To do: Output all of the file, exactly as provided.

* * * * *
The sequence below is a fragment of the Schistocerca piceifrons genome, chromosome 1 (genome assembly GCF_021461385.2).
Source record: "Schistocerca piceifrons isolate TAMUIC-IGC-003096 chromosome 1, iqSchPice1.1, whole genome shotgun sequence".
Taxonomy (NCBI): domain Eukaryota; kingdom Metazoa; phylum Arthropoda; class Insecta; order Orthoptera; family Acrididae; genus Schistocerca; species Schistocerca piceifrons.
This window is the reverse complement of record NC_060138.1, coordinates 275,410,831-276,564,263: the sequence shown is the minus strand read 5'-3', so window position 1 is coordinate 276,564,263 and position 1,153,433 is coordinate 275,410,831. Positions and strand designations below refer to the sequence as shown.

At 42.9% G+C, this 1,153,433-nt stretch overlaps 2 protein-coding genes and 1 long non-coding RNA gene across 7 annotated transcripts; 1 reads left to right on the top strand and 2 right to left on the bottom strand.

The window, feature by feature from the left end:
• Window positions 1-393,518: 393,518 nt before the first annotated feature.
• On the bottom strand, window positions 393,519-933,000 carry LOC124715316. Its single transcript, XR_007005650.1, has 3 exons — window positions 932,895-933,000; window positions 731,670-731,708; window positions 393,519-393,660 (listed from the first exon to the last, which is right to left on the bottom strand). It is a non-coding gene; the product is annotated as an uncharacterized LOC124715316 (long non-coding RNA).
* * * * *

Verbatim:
The sequence below is a fragment of the Schistocerca piceifrons genome, chromosome 1 (genome assembly GCF_021461385.2).
Source record: "Schistocerca piceifrons isolate TAMUIC-IGC-003096 chromosome 1, iqSchPice1.1, whole genome shotgun sequence".
Taxonomy (NCBI): domain Eukaryota; kingdom Metazoa; phylum Arthropoda; class Insecta; order Orthoptera; family Acrididae; genus Schistocerca; species Schistocerca piceifrons.
This window is the reverse complement of record NC_060138.1, coordinates 275,410,831-276,564,263: the sequence shown is the minus strand read 5'-3', so window position 1 is coordinate 276,564,263 and position 1,153,433 is coordinate 275,410,831. Positions and strand designations below refer to the sequence as shown.

At 42.9% G+C, this 1,153,433-nt stretch overlaps 2 protein-coding genes and 1 long non-coding RNA gene across 7 annotated transcripts; 1 reads left to right on the top strand and 2 right to left on the bottom strand.

The window, feature by feature from the left end:
• Window positions 1-393,518: 393,518 nt before the first annotated feature.
• On the bottom strand, window positions 393,519-933,000 carry LOC124715316. Its single transcript, XR_007005650.1, has 3 exons — window positions 932,895-933,000; window positions 731,670-731,708; window positions 393,519-393,660 (listed from the first exon to the last, which is right to left on the bottom strand). It is a non-coding gene; the product is annotated as an uncharacterized LOC124715316 (long non-coding RNA).